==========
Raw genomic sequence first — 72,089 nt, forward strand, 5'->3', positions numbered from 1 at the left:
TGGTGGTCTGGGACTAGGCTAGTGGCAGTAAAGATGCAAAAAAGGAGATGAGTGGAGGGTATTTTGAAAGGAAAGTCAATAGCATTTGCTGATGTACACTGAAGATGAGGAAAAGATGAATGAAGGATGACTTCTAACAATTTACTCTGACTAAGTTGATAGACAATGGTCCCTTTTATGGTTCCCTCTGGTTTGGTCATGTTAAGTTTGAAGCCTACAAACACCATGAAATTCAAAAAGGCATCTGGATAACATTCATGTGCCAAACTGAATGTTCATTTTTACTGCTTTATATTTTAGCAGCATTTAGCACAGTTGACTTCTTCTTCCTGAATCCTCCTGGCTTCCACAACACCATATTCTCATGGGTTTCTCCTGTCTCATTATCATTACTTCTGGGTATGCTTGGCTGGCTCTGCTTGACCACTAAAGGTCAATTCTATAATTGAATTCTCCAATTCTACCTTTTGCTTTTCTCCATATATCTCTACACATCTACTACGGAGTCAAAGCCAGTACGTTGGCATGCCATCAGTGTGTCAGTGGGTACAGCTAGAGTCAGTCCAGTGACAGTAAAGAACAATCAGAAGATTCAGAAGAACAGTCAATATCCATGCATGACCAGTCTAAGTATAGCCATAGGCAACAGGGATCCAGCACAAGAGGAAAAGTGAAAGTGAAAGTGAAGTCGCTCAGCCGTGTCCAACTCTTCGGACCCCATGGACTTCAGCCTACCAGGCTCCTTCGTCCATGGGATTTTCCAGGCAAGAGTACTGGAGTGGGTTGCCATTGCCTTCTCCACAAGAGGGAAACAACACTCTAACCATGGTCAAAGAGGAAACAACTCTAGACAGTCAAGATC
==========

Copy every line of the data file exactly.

Raw genomic sequence first — 72,089 nt, forward strand, 5'->3', positions numbered from 1 at the left:
TGGTGGTCTGGGACTAGGCTAGTGGCAGTAAAGATGCAAAAAAGGAGATGAGTGGAGGGTATTTTGAAAGGAAAGTCAATAGCATTTGCTGATGTACACTGAAGATGAGGAAAAGATGAATGAAGGATGACTTCTAACAATTTACTCTGACTAAGTTGATAGACAATGGTCCCTTTTATGGTTCCCTCTGGTTTGGTCATGTTAAGTTTGAAGCCTACAAACACCATGAAATTCAAAAAGGCATCTGGATAACATTCATGTGCCAAACTGAATGTTCATTTTTACTGCTTTATATTTTAGCAGCATTTAGCACAGTTGACTTCTTCTTCCTGAATCCTCCTGGCTTCCACAACACCATATTCTCATGGGTTTCTCCTGTCTCATTATCATTACTTCTGGGTATGCTTGGCTGGCTCTGCTTGACCACTAAAGGTCAATTCTATAATTGAATTCTCCAATTCTACCTTTTGCTTTTCTCCATATATCTCTACACATCTACTACGGAGTCAAAGCCAGTACGTTGGCATGCCATCAGTGTGTCAGTGGGTACAGCTAGAGTCAGTCCAGTGACAGTAAAGAACAATCAGAAGATTCAGAAGAACAGTCAATATCCATGCATGACCAGTCTAAGTATAGCCATAGGCAACAGGGATCCAGCACAAGAGGAAAAGTGAAAGTGAAAGTGAAGTCGCTCAGCCGTGTCCAACTCTTCGGACCCCATGGACTTCAGCCTACCAGGCTCCTTCGTCCATGGGATTTTCCAGGCAAGAGTACTGGAGTGGGTTGCCATTGCCTTCTCCACAAGAGGGAAACAACACTCTAACCATGGTCAAAGAGGAAACAACTCTAGACAGTCAAGATC